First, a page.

Michelangelo completed the first half of the Ceiling, that is from the entrance wall to the Creation of Eve, in August 1510. The work must have been completed by 31 October 1512, as the Pope celebrated Mass in the Chapel on 1 November.

The Creation story

God divides the water from the Earth (above)
God creates the sun and the planets (below)

Adam and Eve - after which God removes himself from the ceiling 

part of the Adam and Eve Story
(above) Adam and Eve are tempted and ejected from the Garden of Eden
 (below) God creates Eve
The rather large muscular ladies in the stories were so they could be seen - and also because the chances are that all his models were young chaps!

Story of Noah

The three scenes concerning Noah, come from the sixth to ninth chapters of Genesis amd are thematic rather than chronological.
  • sacrifice by Noah
  • the flood
  • the story of Noah's drunkenness
The story of Noah - from bottom to top

These images were created when the frescos were photographed following the Restoration - which was undertaken between 1984 and 1994 - when everything was removed down to the paint impregnated plaster which was Michelangelo's original work.

I found an image in Wikipedia which illustrates the "before" and "after".

Daniel - before and after the Restoration

If you saw the Sistine Chapel before the Restoration you will be wowed by the change in the imagery following the removal of the later layers and all the dirt - the change is remarkable - and the colours are fabulous.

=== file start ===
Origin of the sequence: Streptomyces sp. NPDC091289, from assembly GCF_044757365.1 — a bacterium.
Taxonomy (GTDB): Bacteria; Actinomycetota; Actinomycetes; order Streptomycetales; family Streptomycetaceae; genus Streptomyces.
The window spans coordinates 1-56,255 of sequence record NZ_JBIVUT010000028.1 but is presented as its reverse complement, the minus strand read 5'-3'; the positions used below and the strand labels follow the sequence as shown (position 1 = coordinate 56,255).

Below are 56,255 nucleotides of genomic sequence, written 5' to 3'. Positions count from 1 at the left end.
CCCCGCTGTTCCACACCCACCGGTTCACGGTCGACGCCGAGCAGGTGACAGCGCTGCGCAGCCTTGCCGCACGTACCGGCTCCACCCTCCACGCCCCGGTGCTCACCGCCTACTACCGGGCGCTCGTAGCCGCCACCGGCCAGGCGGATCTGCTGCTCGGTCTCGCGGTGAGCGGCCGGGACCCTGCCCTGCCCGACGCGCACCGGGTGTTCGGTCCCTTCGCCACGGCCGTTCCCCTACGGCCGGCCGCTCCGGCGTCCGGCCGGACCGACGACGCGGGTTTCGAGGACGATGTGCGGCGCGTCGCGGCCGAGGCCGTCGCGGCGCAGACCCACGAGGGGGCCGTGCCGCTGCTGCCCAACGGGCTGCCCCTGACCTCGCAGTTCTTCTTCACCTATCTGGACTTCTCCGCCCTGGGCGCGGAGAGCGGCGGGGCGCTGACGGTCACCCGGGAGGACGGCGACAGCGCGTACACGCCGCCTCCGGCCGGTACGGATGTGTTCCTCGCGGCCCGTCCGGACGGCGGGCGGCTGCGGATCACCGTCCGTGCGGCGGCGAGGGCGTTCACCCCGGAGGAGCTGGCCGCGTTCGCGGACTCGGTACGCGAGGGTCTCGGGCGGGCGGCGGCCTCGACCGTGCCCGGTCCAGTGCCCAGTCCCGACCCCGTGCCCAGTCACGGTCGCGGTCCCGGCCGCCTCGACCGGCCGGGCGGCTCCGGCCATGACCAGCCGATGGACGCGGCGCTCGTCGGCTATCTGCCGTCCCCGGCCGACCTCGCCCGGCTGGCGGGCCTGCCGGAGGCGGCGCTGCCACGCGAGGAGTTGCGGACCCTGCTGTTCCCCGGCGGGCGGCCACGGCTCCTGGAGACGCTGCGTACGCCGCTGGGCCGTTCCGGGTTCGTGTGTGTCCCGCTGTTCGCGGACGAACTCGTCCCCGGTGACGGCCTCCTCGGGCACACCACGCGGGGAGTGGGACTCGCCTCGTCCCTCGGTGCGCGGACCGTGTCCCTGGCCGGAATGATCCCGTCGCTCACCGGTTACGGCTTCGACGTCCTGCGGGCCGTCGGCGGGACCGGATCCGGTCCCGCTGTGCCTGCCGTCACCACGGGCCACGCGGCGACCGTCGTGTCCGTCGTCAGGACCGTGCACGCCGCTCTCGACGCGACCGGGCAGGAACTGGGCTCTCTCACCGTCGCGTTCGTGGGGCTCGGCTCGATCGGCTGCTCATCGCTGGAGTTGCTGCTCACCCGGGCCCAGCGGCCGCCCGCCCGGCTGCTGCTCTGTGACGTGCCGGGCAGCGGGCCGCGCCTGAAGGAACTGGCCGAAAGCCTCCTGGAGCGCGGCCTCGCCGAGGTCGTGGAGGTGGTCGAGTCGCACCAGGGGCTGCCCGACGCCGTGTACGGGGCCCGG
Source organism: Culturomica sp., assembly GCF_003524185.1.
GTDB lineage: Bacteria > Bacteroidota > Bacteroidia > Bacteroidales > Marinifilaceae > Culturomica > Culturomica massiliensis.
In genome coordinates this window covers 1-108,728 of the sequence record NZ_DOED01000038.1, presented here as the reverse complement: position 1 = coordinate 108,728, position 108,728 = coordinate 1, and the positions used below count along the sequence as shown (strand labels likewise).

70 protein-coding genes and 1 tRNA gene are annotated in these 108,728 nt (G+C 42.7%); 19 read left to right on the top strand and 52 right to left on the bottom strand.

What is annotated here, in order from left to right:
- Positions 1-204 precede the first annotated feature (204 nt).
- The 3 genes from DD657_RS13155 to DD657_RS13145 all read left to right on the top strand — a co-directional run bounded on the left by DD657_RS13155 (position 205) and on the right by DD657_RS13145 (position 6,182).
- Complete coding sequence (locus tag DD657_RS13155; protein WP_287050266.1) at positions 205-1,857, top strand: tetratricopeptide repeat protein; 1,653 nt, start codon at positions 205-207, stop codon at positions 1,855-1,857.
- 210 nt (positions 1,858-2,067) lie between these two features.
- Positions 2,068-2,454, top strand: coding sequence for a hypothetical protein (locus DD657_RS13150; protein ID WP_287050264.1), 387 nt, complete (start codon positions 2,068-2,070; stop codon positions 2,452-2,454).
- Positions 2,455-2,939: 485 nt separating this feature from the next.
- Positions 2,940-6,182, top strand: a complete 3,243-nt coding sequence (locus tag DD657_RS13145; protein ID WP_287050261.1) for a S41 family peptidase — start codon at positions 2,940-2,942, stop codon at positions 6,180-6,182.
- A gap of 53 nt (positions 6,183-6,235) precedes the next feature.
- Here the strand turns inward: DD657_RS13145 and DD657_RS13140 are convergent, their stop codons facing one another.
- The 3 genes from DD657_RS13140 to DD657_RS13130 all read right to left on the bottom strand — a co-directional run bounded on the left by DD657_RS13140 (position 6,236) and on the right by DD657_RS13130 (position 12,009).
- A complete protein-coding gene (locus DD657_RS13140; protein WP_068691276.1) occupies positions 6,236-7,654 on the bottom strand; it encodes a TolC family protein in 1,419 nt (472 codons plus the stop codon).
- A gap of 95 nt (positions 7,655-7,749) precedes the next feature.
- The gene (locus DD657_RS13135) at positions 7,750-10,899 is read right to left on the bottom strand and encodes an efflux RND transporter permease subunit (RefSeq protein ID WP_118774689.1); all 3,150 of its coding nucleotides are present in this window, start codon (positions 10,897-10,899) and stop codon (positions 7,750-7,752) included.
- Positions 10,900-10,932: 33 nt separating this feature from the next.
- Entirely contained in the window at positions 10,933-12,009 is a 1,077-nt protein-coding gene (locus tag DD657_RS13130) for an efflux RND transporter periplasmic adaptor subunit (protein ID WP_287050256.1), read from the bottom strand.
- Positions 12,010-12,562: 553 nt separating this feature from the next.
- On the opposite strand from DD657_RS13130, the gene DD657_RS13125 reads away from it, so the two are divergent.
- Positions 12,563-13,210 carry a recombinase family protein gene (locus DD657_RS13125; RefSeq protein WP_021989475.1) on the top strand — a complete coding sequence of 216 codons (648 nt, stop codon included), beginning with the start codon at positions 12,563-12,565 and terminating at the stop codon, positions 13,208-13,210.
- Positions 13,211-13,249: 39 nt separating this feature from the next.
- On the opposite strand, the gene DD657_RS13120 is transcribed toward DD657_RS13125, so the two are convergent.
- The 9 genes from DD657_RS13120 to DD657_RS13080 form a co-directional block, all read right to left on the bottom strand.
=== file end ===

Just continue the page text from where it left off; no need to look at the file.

The curator explained that one of the reasons why the colours are so very bright is because it needed to be capable of being seen by people who were a long way down.

The photographic images were also to provide a baseline for any future restoration work. However they also realised that they also created the opportunity to send the Sistine Chapel touring around the world.

Prophets and Sibyls

The Last Judgement

The Last Judgement behind the altar in the Sistine Chapel - can be found as a half size version (which is still enormous) in The Great Hall (all that is left of Winchester Castle which was started in the 11th century).

The Last Judgement - half its normal size - in The Great Hall
It faces the Round Table - associated with King Arthur but actually painted very much later.

The "Winchester Round Table" hangs on the wall and bears the names of various knights of Arthur's court. The thinking is that it was probably created for a Round Table tournament. The wood comes from the reign of Edward and the 1 (1250–1280) but the paint comes from the reign of Henry VIII and the table bears his likeness.

Meaning that the King who rejected the Catholic Church is facing one of the greatest works of art belonging to the Catholic Church. I'm sure the irony was not lost on the curators!

Michelangelo's Sistine Chapel: A Different View

Exhibition Details

The exhibition is located in the centre of Winchester - a 5 minute walk from the train station - and only an hour by train from London.

  • Winchester Discovery Centre - Jewry Street, Winchester SO23 8SB (It used to be based in the historic Corn Exchange building)
  • the 13th century Great Hall, Castle Avenue WinchesterHampshireSO23 8UJ - home of the symbolic Medieval Round Table. 
Hours: The Discovery Centre (apart from Bank Holidays)
  • Monday: 10:00am - 7:00pm
  • Tuesday: 10:00am - 7:00pm
  • Wednesday: 10:00am - 7:00pm
  • Thursday: 10:00am - 7:00pm
  • Friday: 10:00am - 7:00pm
  • Saturday: 10:00am - 5:00pm
  • Sunday: 11:00am - 3:00pm
Hours: The Great Hall - The Great Hall is normally open every day from 10am to 4.30pm
(Note The Current website for the Great Hall - run by Hampshire County Council makes no reference to the exhibition of the Last Judgement. It's almost as if it's a secret!)